The Women’s Center at Oregon State University is a campus resource that invites students to relax on comfortable couches to study, or talk to a staff member about a variety of issues.
On Wednesday, though, Women’s Center staffers went way outside of their comfort zone.
The 2012 Women’s Resource and Research Symposium, held in the Memorial Union, highlighted work on gender-equity issues by OSU student, staff and faculty researchers.
This year’s symposium experienced a bit of a speed bump when the keynote speaker, Farhana Qazi, analyst and terrorism expert, was detained in Washington, D.C., due to Hurricane Sandy.
Despite that, presenters submitted entries in the annual symposium about many different kinds of research.
Although there were fewer presenters attending, a handful of undergraduate and graduate students set up posters summarizing their research, including Lisa Hendrick, a master’s student in women studies and an intern with the Violence Against Women Political Action Committee.
She explained the mission of the committee, which is to engage in legislative activity to end domestic violence, assault and stalking, and she told students of events and opportunities to become part of efforts to stop violence. She displayed a list of endorsements including 29 Oregon politicians.
For her part, Hendrick was impressed with the other projects.
“There’s a lot of nice research with reproductive justice,” she said.
Another gender-related project was presented by Andrea Kroese, a senior in psychological science, who worked on a pilot study about depression symptoms, academic motivation and gender.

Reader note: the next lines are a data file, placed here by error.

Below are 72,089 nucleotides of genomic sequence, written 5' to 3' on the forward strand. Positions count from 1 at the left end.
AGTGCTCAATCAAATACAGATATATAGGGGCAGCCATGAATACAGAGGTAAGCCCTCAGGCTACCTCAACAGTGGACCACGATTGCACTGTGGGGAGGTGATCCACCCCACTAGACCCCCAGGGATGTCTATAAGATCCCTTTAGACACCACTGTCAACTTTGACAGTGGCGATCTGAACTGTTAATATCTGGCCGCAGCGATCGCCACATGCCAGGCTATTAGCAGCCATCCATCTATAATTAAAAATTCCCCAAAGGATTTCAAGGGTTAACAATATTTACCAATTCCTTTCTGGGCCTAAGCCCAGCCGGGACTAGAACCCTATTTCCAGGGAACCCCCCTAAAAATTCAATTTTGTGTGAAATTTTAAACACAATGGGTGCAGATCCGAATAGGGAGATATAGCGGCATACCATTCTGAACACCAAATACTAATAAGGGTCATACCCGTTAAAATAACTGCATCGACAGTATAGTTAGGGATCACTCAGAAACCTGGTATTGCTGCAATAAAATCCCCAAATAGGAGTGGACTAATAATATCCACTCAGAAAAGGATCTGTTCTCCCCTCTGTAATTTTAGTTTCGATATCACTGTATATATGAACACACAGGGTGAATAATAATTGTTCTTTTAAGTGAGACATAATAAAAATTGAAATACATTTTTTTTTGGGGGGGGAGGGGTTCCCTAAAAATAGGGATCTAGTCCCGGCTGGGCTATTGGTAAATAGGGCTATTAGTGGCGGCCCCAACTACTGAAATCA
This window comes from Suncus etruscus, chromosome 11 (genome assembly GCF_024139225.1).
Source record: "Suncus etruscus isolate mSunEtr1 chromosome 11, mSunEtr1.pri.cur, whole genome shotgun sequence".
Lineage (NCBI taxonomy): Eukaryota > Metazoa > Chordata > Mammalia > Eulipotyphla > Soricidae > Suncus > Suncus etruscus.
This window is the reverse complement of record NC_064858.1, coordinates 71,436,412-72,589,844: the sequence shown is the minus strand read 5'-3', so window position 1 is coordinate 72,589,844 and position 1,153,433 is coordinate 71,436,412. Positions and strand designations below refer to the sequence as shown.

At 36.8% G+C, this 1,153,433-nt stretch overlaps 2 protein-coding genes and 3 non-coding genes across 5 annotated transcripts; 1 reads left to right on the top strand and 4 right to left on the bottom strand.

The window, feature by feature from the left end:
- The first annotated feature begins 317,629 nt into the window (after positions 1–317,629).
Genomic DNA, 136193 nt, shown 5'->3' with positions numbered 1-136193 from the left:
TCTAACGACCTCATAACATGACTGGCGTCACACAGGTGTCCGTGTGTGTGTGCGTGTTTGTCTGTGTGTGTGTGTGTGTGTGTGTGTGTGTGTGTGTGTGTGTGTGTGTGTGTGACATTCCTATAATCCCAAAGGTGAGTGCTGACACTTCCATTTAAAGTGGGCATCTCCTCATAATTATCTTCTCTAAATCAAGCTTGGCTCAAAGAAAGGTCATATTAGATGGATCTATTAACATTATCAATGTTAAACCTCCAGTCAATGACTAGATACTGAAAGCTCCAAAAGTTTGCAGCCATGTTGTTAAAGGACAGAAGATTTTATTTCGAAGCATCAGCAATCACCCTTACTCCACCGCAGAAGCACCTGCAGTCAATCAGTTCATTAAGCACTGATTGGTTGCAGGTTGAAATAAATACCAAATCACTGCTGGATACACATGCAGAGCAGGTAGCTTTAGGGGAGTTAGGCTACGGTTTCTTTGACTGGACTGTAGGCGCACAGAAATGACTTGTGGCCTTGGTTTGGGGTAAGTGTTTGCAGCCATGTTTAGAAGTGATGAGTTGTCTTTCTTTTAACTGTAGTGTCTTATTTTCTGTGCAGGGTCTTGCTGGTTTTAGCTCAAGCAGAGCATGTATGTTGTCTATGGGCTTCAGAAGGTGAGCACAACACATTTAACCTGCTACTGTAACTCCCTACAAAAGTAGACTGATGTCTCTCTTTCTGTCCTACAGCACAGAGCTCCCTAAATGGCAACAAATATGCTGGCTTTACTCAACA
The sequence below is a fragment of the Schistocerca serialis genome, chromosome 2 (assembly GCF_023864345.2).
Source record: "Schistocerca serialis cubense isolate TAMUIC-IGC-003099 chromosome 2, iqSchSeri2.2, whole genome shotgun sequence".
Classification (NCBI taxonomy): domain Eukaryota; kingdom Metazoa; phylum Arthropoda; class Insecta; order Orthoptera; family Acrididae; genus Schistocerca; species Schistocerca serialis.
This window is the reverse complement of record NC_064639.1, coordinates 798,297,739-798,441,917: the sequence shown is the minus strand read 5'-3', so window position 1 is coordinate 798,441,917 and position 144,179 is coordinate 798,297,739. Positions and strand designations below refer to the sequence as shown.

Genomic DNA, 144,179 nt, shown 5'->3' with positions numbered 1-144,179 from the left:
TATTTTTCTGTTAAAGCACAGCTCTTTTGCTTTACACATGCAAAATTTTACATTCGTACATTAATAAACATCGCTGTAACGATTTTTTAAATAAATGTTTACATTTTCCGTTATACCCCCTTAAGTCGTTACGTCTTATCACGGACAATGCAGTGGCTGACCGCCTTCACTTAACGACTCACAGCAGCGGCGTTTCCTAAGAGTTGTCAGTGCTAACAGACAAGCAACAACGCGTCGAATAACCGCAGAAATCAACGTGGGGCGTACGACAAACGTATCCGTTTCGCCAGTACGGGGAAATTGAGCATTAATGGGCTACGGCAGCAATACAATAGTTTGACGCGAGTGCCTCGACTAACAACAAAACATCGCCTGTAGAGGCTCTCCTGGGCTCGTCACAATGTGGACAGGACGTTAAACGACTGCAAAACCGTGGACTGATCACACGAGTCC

After distributing a survey containing questions about depression, academic performance and mastery goals to students in an introduction to psychology class, the study found women more likely to report crying spells and feeling that their lives were a failure. They were also less likely to report that they were as good as other people.
While she wasn’t surprised by the results the study showed about female students, Kroese was not expecting the results found in male students.
“What we found in men was surprising,” she said. Most men placed below sub-clinical symptoms of depression, meaning they weren’t described as depressed. But the ones who did report clinical signs of depression ranked as extremely depressed.
Kroese’s study caught the attention of Mirabelle Fernandes Paul, the director of the Women’s Center, who said research by undergraduates is significant to the center and the university.
“We are a research institution,” Fernandes-Paul said. “This is one of those areas that needs work. ... We wanted to give researchers an avenue.”